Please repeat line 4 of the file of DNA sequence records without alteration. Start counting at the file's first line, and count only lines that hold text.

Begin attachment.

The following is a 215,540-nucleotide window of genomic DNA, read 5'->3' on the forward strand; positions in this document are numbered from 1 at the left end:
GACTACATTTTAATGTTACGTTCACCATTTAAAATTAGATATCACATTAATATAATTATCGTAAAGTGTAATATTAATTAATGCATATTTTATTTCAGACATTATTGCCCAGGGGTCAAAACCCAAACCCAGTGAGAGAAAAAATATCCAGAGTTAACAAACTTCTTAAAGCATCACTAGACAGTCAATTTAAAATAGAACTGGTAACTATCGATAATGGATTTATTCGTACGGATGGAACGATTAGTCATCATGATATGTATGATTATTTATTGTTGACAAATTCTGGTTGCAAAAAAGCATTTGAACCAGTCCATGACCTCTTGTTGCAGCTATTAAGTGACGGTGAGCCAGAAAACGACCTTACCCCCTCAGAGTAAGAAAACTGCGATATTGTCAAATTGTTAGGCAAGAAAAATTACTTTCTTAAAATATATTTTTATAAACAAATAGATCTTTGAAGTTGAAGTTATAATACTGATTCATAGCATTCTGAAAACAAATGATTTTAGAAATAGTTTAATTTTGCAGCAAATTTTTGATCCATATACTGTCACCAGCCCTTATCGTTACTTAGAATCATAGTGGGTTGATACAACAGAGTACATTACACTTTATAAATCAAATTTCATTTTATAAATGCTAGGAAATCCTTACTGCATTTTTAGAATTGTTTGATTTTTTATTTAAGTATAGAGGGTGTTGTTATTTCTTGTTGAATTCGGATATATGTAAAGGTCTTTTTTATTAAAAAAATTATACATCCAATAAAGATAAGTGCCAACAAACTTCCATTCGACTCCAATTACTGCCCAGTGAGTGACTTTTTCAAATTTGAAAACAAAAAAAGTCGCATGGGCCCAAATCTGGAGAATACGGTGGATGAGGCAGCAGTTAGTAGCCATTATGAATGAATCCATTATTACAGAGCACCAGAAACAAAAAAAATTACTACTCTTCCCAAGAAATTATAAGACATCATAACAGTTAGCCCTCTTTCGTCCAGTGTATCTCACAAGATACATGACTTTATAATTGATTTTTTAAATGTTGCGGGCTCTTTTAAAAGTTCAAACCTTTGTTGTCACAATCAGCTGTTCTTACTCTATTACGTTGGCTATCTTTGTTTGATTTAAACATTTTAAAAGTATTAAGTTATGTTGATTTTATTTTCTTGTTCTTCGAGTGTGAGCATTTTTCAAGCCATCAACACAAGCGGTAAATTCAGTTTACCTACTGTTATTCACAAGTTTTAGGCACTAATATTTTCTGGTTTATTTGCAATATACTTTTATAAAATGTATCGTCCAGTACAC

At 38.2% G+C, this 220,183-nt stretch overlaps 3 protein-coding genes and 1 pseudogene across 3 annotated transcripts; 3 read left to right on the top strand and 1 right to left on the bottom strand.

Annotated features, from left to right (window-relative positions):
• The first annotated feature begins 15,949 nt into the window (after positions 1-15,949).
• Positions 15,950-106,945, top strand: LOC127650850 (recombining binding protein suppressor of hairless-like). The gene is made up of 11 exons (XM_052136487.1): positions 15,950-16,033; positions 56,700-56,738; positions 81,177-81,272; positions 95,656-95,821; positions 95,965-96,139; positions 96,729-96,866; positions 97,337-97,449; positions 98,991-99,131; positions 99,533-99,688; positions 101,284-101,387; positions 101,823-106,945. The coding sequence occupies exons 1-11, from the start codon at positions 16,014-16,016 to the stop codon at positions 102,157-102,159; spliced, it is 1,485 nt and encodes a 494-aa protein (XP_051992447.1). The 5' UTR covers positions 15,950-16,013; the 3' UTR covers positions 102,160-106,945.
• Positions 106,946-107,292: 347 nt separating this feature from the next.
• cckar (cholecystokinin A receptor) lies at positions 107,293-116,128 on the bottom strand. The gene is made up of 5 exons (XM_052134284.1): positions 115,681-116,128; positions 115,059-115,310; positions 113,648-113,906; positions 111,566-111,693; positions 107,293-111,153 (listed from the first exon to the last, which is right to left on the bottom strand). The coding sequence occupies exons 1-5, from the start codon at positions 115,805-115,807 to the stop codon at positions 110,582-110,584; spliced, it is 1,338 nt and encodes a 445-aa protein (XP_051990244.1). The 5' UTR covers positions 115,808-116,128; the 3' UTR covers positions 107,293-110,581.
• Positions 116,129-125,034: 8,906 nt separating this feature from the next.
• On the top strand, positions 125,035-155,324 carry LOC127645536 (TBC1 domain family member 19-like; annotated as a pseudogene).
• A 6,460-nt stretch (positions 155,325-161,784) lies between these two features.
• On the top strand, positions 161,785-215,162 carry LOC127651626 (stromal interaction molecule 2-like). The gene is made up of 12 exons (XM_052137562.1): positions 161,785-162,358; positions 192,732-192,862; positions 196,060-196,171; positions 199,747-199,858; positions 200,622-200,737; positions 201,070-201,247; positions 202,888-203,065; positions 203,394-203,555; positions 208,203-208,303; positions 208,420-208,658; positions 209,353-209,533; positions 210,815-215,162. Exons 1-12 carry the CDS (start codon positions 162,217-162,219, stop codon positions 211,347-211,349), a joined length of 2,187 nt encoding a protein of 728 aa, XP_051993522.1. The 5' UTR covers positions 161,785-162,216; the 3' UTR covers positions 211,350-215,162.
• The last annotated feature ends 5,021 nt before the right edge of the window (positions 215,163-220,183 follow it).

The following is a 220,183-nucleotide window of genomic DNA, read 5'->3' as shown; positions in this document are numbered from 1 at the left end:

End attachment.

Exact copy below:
Annotated features, from left to right (window-relative positions):